Find out how we used our Bug Rubbing Plates to make stunning suncatchers! The raised edges on our rubbing plates make it easy to develop impressions of the assorted designs. Create beautiful prints using simple materials!
Duration: 5-10 minutes
Lesson Objectives: Exercise fine motor skills. Use one hand to hold designs down, while coloring with crayon using the other hand. Create art project with different mediums. Develop art project using process-based applications, while achieving visually pleasing results. Use main imagery of rubbing plates to discuss animal biology and ecology.
• Clear plastic page covers
• Rubber grip mat
The rubbing plates come in a wide variety of designs, and are great for exploring thematic subjects while developing fine motor skills. Our Insect Rubbing Plates, very similar to our Bug Rubbing Plates, were memorably used in a textile printmaking process, featured in a guest post. The plastic plates are made specifically for small hands to work with, so your students will appreciate how easy it is to work with the plates.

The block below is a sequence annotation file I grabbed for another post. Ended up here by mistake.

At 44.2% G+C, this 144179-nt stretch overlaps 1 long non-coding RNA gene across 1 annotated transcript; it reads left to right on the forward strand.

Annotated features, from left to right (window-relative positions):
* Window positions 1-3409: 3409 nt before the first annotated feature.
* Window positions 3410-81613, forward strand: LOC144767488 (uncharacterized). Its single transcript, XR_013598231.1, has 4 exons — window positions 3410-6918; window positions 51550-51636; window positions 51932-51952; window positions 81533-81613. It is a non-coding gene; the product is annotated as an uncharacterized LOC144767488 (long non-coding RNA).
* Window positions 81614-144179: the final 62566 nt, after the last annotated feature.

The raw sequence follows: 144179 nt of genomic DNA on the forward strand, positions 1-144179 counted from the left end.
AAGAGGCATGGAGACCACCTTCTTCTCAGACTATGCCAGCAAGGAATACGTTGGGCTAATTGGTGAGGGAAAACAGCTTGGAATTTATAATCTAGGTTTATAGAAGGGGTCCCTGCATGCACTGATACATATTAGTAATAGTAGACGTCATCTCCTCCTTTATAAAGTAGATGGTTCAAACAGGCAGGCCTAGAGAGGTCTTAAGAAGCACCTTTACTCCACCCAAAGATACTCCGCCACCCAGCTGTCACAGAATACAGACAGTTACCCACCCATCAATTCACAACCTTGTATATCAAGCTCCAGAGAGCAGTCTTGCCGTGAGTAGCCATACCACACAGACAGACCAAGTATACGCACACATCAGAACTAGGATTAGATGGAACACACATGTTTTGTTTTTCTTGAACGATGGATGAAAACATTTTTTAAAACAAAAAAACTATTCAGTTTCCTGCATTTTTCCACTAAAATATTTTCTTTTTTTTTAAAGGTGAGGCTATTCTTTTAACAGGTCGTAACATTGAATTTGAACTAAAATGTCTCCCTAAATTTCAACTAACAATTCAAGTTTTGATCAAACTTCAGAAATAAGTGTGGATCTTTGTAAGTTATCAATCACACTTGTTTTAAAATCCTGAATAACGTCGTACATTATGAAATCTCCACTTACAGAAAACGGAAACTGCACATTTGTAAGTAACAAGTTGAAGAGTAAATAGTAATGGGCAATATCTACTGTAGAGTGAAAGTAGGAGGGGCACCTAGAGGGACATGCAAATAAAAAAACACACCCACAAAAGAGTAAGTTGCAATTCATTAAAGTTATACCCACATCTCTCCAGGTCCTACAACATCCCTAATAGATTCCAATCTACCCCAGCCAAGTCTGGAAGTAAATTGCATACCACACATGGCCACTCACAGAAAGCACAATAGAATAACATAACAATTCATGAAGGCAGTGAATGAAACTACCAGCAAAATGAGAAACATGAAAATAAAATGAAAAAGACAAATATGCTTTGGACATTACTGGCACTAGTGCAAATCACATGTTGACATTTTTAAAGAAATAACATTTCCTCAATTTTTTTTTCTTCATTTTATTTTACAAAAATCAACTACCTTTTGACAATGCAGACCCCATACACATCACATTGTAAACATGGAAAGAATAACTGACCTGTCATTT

The process is quite simple: Place a rubbing plate underneath a canvas. Rub a crayon across the canvas to produce the rubbing plate pattern line-for-line! It’s a great way to make multiple prints while experimenting with different crayon colors or materials.
Grab the materials you’ll need for this activity. It’s a good idea to cover your workspaces with a craft tablecloth that will catch any crayon shavings from your students’ projects.
Place the rubber grip mat onto the tablecloth. This type of material can be find at most dollar variety stores. This will eliminate the need for taping anything to the actual tablecloth, however, if you feel you need a better hold on the canvas, tape is another option.
Center the rubbing plate on top of the rubber grip mat.
The plastic page cover can be located at office supply stores. Place that on top of the rubbing plate.
Choose darker crayon colors for this activity. Some of our art campers used lighter colors, but you can add defining lines with a layer of darker crayon. Unwrap the crayon from its paper wrapping and use the long side of the crayon to rub across the plastic sheet. Rub primarily over the rubbing plate’s raised design to get the best effect.
Depending on how light the crayon color, students might not get to see their designs until they are finished. This is a good way to get students guessing what their final pieces might look like.
Once you are finished, lift up the plastic page cover from the rubbing plate to reveal the design!
You can cut the design out from the plastic page cover and punch a hole at the top. Hang the designs on a window!
Thanks to our creative crafters for starring in this craft post!
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